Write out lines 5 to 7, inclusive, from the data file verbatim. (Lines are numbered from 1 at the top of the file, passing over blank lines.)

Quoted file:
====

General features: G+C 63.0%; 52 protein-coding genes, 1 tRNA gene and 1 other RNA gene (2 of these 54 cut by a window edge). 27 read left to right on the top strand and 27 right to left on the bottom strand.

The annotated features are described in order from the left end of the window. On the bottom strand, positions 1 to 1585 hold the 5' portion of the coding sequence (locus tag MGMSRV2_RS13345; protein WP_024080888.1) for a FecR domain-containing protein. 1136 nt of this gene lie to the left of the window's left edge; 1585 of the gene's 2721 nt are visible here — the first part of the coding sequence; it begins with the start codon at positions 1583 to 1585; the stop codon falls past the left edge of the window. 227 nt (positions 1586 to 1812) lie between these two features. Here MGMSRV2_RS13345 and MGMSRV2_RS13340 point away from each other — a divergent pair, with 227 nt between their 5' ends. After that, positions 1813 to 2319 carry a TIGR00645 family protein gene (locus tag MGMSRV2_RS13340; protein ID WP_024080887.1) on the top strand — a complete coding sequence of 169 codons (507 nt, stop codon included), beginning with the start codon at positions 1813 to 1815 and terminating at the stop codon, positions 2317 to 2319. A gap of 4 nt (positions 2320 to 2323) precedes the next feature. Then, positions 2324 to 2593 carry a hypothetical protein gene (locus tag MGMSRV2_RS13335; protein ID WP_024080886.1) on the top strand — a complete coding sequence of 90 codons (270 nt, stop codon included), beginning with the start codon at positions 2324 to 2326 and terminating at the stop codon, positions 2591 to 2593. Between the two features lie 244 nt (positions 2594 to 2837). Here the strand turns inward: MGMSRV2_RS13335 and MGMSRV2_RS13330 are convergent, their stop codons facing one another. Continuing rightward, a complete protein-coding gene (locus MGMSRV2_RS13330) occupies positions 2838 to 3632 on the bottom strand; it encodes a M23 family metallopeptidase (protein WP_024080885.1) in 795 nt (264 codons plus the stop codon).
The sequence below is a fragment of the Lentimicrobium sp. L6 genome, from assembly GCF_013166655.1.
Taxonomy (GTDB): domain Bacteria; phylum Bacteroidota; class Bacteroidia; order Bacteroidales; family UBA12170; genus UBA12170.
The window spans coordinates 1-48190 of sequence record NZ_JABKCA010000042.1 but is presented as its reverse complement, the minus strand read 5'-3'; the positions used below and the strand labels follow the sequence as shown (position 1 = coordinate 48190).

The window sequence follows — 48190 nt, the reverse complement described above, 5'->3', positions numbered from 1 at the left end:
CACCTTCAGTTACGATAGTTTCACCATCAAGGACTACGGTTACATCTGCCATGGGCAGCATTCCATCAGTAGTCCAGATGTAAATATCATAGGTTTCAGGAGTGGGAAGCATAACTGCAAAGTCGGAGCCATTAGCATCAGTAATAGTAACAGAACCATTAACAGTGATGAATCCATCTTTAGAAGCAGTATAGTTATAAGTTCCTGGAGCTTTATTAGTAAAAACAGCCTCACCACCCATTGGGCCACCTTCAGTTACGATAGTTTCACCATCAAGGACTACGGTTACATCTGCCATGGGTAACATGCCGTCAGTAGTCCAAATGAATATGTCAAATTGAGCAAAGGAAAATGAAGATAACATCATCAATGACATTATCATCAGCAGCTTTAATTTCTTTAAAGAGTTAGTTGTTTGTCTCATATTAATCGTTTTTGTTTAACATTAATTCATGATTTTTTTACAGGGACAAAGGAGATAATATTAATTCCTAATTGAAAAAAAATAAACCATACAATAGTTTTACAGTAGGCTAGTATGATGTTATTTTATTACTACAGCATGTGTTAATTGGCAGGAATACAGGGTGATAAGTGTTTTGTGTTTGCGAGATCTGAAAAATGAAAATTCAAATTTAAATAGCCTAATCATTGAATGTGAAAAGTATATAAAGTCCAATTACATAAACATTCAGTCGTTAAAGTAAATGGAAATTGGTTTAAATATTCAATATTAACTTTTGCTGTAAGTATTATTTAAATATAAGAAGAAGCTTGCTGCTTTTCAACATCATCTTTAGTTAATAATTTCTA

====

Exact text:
The window spans coordinates 1-48190 of sequence record NZ_JABKCA010000042.1 but is presented as its reverse complement, the minus strand read 5'-3'; the positions used below and the strand labels follow the sequence as shown (position 1 = coordinate 48190).

The window sequence follows — 48190 nt, the reverse complement described above, 5'->3', positions numbered from 1 at the left end:
CACCTTCAGTTACGATAGTTTCACCATCAAGGACTACGGTTACATCTGCCATGGGCAGCATTCCATCAGTAGTCCAGATGTAAATATCATAGGTTTCAGGAGTGGGAAGCATAACTGCAAAGTCGGAGCCATTAGCATCAGTAATAGTAACAGAACCATTAACAGTGATGAATCCATCTTTAGAAGCAGTATAGTTATAAGTTCCTGGAGCTTTATTAGTAAAAACAGCCTCACCACCCATTGGGCCACCTTCAGTTACGATAGTTTCACCATCAAGGACTACGGTTACATCTGCCATGGGTAACATGCCGTCAGTAGTCCAAATGAATATGTCAAATTGAGCAAAGGAAAATGAAGATAACATCATCAATGACATTATCATCAGCAGCTTTAATTTCTTTAAAGAGTTAGTTGTTTGTCTCATATTAATCGTTTTTGTTTAACATTAATTCATGATTTTTTTACAGGGACAAAGGAGATAATATTAATTCCTAATTGAAAAAAAATAAACCATACAATAGTTTTACAGTAGGCTAGTATGATGTTATTTTATTACTACAGCATGTGTTAATTGGCAGGAATACAGGGTGATAAGTGTTTTGTGTTTGCGAGATCTGAAAAATGAAAATTCAAATTTAAATAGCCTAATCATTGAATGTGAAAAGTATATAAAGTCCAATTACATAAACATTCAGTCGTTAAAGTAAATGGAAATTGGTTTAAATATTCAATATTAACTTTTGCTGTAAGTATTATTTAAATATAAGAAGAAGCTTGCTGCTTTTCAACATCATCTTTAGTTAATAATTTCTA